If one hasn’t commented in a long time it goes to moderation. That has been my experience. Same email address.


  3. The ironwork at the casita looks amazing. Nice to have a place to stash the relatives when they’re in town. Up here the freaking out of Coronavirus is on an epic scale. Toilet paper of all things can’t stay on the shelves. I don’t remember the swine flu being this crazy but it is an election year.


    1. Thirsty: I’ve been reading about the toilet paper thing. What’s up with that? Well, we still have plenty of toilet paper down here, Plus, no one is hysterical about the coronavirus because there are so few cases here. May it stay so.

      I’m writing this at 7:02 a.m., and the first oriole just arrived out at the big ball on the terraza. Weird. Fourth day in a row. I hope no one is thinking of building a nest in that thing because I’ll have to disabuse them of that notion.


  4. I have always liked that metal-work design. And I like the stairway to the top story even more. I climbed the old ladder a couple of times to get shots of your burg. It is a great view up there.

    As for the coronavirus hysteria, I shot my wad on it over at Al’s blog. Certainly, it is serious. Colds are serious. Flu is serious. Or both can be, depending on your demographic. I am glad to be back here where life’s topes are not treated as China walls.


  5. Corona beer was on sale at the liquor store today. Apparently, sales are way down.

    I’ve always liked spiral staircases. Yours looks great. Just hope you don’t have to move a couch or a grand piano up them. We love watching birds as well. Instead of Orioles we’ve got seagulls, crows, pigeons and the odd heron and eagle. Being up on the 20th floor we don’t have to look up at them. The seagulls nest on the top of our building, the eagles try to steal their eggs, and the pigeons are a nuisance. If you can figure out a way to keep them from pooping on your balcony I’m sure you’d make millions. And forget the fake owls. They don’t work at all.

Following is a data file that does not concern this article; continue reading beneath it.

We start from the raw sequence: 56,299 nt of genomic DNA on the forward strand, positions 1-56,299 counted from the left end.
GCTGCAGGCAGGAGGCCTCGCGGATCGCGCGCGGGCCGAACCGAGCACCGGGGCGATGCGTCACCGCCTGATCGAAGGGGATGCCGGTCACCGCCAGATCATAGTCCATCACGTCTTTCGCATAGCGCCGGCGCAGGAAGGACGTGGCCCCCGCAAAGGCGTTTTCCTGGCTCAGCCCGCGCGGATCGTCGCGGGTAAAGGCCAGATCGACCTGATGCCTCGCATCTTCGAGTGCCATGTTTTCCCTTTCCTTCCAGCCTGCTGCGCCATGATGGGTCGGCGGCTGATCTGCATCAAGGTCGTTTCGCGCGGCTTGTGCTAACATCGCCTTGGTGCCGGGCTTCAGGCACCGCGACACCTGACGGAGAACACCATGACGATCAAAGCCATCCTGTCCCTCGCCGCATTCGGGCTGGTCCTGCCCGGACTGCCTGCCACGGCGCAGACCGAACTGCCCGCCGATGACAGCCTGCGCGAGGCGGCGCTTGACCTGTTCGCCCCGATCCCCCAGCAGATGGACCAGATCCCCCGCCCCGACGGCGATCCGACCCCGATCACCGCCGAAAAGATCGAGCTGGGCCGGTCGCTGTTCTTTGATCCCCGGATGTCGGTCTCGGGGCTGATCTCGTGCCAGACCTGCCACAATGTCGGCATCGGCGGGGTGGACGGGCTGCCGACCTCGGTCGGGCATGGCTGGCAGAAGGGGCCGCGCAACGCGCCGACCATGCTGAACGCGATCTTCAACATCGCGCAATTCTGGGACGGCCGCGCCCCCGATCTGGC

1. Brent: I’ve read about people avoiding Corona beer due to its name, and that’s about the most boneheaded thing imaginable.

      As for moving a couch or piano to the Downtown Casita’s roof, I doubt that will ever happen, but if it does, we’ll hoist them up there somehow. Mexicans can do anything.


  6. Señor Felipe, please be advised that out here on the Texas frontier most of us old folks are moving forward without fear of the current plague. This lack of hysteria should be no surprise to those who lived with expectation of being immediately fried by Ruskie Atomic Bombs back in our primary school days. One who, as a young child, lives the “duck and cover” lifestyle is not easily pushed to levels of uncontrolled hysteria.

    There are some here who have panicked and cleaned the store shelves of toilet paper, but I’m certain that’s the younger folks. Nobody seems quite sure what they’re going to eat while hunkered down for months or years to avoid death by plague.

    Most of us find it best to avoid the media reports and Facebook.


    1. Ricardo: A wise approach, as ever. The media are blowing this to extremes. Well, I hope so anyway.

      Our stores still have toilet paper. But when we go to Costco on Tuesday, I do intend to buy one of their bales. You know, just in case.


  7. I predict all those leftist Gringos in San Miguel de Allende will be hoarding items from the locals any day now.


    1. Thirsty: Leftist Gringos in San Miguel? I think you’re being redundant. Aren’t all Gringos in San Miguel leftist? I think so, and I think you are right too. They’ll soon have all the toilet paper in their closets, and we poor Mexicans will be wiping ourselves with newsprint and corncobs.


        1. Andean: Well, sure, husks are preferred, but if you’re out in the sticks with the hillbillies, you have to use what’s available, and that may be corncobs. It provides an interesting sensation … I’ve been told.